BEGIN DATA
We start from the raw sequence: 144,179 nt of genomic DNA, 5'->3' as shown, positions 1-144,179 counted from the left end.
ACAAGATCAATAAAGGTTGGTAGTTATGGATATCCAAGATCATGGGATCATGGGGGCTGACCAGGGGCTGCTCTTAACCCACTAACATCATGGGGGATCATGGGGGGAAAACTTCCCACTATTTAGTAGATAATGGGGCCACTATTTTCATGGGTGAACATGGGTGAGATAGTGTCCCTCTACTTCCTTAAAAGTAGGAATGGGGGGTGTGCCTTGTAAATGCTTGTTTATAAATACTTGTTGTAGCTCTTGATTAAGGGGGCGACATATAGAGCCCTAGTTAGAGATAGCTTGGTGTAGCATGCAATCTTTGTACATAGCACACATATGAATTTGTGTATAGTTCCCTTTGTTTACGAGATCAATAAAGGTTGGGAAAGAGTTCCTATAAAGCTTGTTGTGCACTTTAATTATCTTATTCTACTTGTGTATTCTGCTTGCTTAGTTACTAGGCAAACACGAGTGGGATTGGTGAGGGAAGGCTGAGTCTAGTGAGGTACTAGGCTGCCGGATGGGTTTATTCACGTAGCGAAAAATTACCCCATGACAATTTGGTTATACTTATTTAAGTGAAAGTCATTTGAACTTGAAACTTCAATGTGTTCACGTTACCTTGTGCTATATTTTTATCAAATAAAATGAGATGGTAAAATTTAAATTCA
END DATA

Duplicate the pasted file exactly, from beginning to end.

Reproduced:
We start from the raw sequence: 144,179 nt of genomic DNA, 5'->3' as shown, positions 1-144,179 counted from the left end.
ACAAGATCAATAAAGGTTGGTAGTTATGGATATCCAAGATCATGGGATCATGGGGGCTGACCAGGGGCTGCTCTTAACCCACTAACATCATGGGGGATCATGGGGGGAAAACTTCCCACTATTTAGTAGATAATGGGGCCACTATTTTCATGGGTGAACATGGGTGAGATAGTGTCCCTCTACTTCCTTAAAAGTAGGAATGGGGGGTGTGCCTTGTAAATGCTTGTTTATAAATACTTGTTGTAGCTCTTGATTAAGGGGGCGACATATAGAGCCCTAGTTAGAGATAGCTTGGTGTAGCATGCAATCTTTGTACATAGCACACATATGAATTTGTGTATAGTTCCCTTTGTTTACGAGATCAATAAAGGTTGGGAAAGAGTTCCTATAAAGCTTGTTGTGCACTTTAATTATCTTATTCTACTTGTGTATTCTGCTTGCTTAGTTACTAGGCAAACACGAGTGGGATTGGTGAGGGAAGGCTGAGTCTAGTGAGGTACTAGGCTGCCGGATGGGTTTATTCACGTAGCGAAAAATTACCCCATGACAATTTGGTTATACTTATTTAAGTGAAAGTCATTTGAACTTGAAACTTCAATGTGTTCACGTTACCTTGTGCTATATTTTTATCAAATAAAATGAGATGGTAAAATTTAAATTCA